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Canadian Solar Will Not Be Adversely Hit By The Canadian Anti-Dumping Duty

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Anti-dumping duties on Canadian Solar

Canadian Solar was amongst the top 3 solar companies by revenue and profits in 2014. Canadian Solar has shipped more than 10 GW of solar modules and developed more than 1.4 GW of solar plants globally. The company is headquartered in Canada, but has most of its manufacturing in China. It thus imports solar products from its Chinese factories for further selling. This makes the company liable to anti-dumping duties. However, the company has relatively small business in Canada when compared to the US and it is slowly expanding into Japan and China as well. Hence the company will not be adversely hit by the Canadian duty imposition. The company gave an outstanding performance in the last year, mostly beating its own guidance on many fronts. It is also expecting a potential yieldco in the coming quarters, with a strong supporting project pipeline.

What has happened?

After US and Europe imposed duties on Chinese solar imports, it is now Canada joining the line. The Canadian International Trade Tribunal (CITT) announced anti-dumping duties on a number of Chinese solar companies, starting July 4th for a period of five years. It started after a complaint was lodged with Canada Border Services Agency in December 2014, after which provisional duties were imposed in March 2015. The final duty imposed by department of Commerce comes out at 15.42% for anti-dumping duties (AD) and 15.24% for countervailing duties on crystalline silicon solar cells made by Canadian Solar in China, whether or not assembled into modules.

China said the imposition of duties will have a relatively smaller impact as the Canadian market is small in size.

“We do not treat this as a serious threat,” Meng Xian’gan, deputy director of the China Renewable Energy Society, told local press in China. “The makor markets now for solar products around the world are Japan, the U.S. and China. The Canadian market is a small one”.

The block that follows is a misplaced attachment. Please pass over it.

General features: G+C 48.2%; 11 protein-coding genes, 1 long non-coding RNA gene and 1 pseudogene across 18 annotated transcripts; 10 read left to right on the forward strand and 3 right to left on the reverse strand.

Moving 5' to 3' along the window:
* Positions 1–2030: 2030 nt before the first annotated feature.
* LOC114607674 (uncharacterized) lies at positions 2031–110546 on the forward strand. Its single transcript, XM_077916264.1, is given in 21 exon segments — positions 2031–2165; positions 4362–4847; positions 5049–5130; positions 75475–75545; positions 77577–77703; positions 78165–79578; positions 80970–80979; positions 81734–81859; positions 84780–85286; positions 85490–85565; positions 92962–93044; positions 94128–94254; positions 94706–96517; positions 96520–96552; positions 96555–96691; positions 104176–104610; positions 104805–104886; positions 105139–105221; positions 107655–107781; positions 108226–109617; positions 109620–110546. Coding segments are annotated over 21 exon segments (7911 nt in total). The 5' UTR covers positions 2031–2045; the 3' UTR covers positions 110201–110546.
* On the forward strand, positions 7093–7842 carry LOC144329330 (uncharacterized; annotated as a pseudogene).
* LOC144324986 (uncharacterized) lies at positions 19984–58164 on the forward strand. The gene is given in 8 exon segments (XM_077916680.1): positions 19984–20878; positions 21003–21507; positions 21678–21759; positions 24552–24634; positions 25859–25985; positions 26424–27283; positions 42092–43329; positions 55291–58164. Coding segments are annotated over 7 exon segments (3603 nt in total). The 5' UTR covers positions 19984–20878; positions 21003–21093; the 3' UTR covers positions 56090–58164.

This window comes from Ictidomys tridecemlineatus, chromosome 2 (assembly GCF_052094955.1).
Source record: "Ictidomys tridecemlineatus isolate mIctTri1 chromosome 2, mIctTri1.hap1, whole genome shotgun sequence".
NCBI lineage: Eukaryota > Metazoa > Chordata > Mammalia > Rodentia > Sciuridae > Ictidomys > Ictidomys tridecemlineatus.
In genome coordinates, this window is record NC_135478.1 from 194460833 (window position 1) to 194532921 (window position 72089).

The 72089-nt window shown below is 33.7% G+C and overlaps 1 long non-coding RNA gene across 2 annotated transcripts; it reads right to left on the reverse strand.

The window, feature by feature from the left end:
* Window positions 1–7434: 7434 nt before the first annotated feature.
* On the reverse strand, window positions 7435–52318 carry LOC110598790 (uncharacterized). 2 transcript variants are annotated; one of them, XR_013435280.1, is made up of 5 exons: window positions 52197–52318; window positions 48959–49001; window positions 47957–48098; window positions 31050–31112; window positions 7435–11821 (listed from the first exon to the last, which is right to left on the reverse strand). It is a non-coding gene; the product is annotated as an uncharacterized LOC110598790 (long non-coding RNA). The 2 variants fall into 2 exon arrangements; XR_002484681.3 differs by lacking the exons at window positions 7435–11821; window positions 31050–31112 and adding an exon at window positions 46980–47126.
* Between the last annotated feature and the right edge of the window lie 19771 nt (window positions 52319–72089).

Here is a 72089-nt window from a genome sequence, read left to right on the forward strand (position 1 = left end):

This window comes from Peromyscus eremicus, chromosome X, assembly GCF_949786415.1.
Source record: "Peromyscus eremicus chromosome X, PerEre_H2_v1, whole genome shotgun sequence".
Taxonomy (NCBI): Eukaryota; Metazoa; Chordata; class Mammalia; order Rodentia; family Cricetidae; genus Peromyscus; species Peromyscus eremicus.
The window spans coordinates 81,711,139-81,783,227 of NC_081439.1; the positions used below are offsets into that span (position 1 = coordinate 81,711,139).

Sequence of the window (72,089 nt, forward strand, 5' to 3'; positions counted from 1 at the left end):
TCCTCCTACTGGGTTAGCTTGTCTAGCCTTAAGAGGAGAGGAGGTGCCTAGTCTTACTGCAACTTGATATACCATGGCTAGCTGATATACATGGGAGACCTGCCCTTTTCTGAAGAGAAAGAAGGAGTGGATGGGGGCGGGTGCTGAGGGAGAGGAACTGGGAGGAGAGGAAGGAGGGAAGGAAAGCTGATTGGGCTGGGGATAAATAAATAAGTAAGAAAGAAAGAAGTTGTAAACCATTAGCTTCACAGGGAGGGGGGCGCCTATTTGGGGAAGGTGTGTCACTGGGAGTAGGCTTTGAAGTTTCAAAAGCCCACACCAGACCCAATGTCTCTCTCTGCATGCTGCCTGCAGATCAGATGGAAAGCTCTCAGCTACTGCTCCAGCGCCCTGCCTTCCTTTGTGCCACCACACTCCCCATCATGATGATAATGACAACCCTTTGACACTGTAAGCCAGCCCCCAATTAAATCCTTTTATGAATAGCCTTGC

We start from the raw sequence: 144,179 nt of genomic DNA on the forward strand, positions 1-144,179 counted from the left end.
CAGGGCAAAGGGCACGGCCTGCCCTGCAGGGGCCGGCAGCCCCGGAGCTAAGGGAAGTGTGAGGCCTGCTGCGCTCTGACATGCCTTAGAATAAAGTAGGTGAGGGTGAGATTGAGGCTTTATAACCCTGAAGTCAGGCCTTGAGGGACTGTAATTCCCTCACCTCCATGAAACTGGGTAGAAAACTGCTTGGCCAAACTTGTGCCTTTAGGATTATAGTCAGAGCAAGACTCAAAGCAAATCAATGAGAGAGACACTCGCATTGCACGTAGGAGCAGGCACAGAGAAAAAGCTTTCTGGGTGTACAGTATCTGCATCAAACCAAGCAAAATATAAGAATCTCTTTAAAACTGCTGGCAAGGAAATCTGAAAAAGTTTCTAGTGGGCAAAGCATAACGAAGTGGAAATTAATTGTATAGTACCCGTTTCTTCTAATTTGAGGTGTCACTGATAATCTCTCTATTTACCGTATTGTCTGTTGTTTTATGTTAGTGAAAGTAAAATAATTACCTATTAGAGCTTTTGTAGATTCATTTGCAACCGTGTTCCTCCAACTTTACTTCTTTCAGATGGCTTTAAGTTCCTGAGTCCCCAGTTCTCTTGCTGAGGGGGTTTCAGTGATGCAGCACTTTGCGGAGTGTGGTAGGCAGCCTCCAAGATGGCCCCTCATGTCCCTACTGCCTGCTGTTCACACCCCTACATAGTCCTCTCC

Source: PV-magazine

Canadian Solar’s Response

Canadian Solar responded, saying the decision will not affect its Canadian business. “As we have a module factory in Canada, with 500 MW production capacity per year, most of our modules supplied to Canada markets are produced locally,” said the spokesperson.

Source: PV-magazine

“While we are disappointed with the DOC final determination, we will continue to defend our position with the ITC ahead of its final determination in November. We will also remain committed to the U.S. solar energy market, leveraging our global supply-chain to provide fairly priced solar energy solutions, to support our employees, partners and customer base,” concluded Dr. Shawn Qu, Chairman and Chief Executive Officer of Canadian Solar.

Source: Canadian Solar

How will the duties effect CSIQ sales

The company has a solar module and cell production capacity of 3.5 GW and 2 GW respectively in China. Since majority of the production happens in China, the company will attract duties, since the products will be exported from China. Canadian Solar has increased its percentage of sales in the Asian countries, from ~19% in Q1 2014 to ~34% in Q1 2015. Though this sale will not attract any duties, the ASP in Asian countries are very low (except Japan) when compared to the US. Sales is Canada comprise a small component, since the Canadian market is relatively smaller in size. Moreover, the company also has module manufacturing facilities in Canada which will mitigate some of the risk involved.


Sneha Shah

I am Sneha, the Editor-in-chief for the Blog. We would be glad to receive suggestions, inputs & comments on GWI from you guys to keep it going! You can contact me for consultancy/trade inquires by writing an email to

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